William “Bill” Walker


William “Bill” Walker, was a  pioneering and influential muralist, artist, and humanitarian, and co-founder of the Chicago Mural Group, later known as Chicago Public Art Group.


Walker was regarded as perhaps the nation’s foremost community-based muralist and the progenitor of the contemporary mural movement, which was launched on the South Side of Chicago at 43rd Street and Langley Avenue in 1967 with the Wall of Respect, instigated by Walker and created by him and 12 other African-American artists and photographers belonging to the Visual Art Workshop of Organization for Black American Culture. The landmark mural—“unauthorized” in the sense that it drew local community but not city or institutional support–depicted 50 notable black figures in many fields, from Marcus Garvey to H. Rap Brown, from Cassius Clay to John Coltrane, from Sidney Poitier to Stokely Carmichael, from Gwendolyn Brooks to Nation of Islam leader Elijah Muhammad (whose image Walker painted). OBAC co-founder and mural creator Jeff Donaldson called it “a rallying point for revolutionary rhetoric and calls to action, and a national symbol of the heroic black struggle for liberation in America.”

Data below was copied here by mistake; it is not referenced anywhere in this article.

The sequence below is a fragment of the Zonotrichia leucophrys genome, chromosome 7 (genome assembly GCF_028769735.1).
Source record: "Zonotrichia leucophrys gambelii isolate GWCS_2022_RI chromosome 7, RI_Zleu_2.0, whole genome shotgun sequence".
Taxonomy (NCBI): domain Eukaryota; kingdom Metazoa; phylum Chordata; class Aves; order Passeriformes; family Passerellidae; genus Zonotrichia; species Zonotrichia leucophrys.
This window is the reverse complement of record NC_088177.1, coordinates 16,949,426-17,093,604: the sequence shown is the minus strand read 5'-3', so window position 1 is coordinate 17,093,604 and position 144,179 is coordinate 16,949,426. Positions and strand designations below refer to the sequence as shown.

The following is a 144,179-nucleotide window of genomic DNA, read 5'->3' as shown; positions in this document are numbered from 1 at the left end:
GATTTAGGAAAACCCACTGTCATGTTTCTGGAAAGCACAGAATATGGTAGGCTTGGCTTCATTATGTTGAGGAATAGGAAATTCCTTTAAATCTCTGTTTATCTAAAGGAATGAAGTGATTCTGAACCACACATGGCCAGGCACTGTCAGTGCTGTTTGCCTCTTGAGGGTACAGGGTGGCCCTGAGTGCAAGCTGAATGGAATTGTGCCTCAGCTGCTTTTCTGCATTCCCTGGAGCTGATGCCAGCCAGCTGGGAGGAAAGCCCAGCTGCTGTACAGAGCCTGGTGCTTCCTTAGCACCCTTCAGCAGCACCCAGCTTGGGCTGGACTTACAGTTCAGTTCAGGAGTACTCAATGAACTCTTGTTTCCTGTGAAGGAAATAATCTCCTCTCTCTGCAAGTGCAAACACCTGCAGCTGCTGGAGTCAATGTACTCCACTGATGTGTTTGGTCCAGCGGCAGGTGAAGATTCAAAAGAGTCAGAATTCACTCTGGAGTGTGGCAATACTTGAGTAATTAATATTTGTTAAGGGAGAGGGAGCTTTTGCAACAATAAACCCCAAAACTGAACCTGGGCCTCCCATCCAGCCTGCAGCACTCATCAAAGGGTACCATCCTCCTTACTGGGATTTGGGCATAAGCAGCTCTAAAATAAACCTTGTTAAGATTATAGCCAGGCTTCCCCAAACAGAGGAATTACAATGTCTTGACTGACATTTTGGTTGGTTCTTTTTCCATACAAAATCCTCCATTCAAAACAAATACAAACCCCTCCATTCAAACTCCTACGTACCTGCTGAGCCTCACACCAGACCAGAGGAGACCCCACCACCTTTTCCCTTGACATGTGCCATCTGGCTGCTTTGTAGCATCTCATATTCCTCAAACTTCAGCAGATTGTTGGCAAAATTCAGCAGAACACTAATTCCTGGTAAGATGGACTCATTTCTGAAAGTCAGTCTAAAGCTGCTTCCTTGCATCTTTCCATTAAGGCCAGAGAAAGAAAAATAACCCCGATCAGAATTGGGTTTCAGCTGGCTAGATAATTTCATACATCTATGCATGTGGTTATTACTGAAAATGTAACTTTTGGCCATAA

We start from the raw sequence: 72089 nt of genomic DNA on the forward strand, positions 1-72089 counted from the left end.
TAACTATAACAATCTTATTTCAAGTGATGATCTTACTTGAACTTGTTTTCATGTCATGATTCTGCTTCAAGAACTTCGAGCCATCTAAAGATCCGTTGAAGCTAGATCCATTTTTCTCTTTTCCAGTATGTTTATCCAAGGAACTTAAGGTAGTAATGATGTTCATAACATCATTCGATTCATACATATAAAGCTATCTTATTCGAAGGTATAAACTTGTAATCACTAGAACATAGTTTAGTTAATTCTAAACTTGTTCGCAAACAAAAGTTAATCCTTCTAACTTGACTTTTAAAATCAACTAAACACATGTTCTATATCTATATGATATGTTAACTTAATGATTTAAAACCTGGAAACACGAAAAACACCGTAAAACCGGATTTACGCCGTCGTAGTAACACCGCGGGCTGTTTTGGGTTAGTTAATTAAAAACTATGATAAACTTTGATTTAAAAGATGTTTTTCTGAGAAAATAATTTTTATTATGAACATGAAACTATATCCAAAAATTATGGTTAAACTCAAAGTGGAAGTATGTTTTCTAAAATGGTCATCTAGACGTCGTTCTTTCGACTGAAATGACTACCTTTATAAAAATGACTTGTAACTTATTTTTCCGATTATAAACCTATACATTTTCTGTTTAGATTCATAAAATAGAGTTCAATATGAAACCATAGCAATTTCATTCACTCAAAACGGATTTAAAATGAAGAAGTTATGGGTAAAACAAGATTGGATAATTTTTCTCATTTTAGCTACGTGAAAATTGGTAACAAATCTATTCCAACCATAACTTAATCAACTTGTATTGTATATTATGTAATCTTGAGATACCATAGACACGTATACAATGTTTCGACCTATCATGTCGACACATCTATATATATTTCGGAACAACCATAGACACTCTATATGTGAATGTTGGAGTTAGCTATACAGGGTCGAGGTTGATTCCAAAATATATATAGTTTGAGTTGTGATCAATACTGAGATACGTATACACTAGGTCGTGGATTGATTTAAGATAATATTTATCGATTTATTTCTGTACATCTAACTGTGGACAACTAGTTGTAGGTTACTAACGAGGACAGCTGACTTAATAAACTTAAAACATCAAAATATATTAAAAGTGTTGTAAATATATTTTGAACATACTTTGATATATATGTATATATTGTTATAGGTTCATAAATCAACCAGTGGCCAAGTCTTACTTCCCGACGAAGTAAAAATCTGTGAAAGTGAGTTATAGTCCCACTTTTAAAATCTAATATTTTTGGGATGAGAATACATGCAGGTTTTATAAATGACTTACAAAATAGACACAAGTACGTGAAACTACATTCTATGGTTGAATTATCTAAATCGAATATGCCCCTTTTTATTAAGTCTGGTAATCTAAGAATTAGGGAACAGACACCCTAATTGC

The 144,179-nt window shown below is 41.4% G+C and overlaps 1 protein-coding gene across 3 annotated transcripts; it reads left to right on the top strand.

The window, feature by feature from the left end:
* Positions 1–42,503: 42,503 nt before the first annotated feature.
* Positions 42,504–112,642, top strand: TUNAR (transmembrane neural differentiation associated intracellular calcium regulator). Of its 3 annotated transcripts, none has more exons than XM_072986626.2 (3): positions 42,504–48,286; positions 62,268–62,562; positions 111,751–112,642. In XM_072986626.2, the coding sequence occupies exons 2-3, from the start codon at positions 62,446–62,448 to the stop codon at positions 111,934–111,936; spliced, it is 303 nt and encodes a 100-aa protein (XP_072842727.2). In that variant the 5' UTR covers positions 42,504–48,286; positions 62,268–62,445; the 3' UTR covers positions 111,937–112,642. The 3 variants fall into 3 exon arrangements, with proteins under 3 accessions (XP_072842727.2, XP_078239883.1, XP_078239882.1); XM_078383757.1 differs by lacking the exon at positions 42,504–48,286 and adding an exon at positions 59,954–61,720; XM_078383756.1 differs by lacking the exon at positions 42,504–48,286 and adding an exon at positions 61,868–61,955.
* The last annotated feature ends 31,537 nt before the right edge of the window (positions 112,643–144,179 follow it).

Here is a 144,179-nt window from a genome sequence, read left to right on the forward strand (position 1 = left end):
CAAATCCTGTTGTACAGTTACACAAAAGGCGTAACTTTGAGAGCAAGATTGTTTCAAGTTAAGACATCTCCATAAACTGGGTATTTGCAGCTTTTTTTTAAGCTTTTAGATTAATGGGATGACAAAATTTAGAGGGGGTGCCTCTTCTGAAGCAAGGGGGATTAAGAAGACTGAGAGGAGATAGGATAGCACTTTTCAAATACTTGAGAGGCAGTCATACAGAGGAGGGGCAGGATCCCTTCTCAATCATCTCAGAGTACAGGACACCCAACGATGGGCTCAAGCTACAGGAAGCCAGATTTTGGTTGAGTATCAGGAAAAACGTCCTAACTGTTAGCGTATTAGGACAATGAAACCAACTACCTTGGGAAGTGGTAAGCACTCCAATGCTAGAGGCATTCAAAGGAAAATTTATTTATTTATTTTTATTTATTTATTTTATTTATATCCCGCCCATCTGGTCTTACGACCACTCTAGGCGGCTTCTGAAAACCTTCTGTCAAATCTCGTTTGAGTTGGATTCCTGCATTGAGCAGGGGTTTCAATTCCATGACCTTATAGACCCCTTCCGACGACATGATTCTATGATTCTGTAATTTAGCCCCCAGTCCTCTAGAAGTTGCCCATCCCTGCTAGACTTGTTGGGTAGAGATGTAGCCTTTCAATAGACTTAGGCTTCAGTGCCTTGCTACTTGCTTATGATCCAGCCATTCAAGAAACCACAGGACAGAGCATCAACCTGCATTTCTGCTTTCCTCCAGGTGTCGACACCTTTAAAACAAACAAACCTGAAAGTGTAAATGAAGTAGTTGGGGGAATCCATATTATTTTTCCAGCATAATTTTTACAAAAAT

“He steadfastly refused to separate the black struggle from that of humankind. He didn’t engage in any kind of ‘us versus them’ rhetoric…The ‘us versus them’ that he showed was black people and their allies of various colors against the forces of evil.”John Pitman Weber



Information from “William Walker: A pioneering street artist” article by Jeff Huebner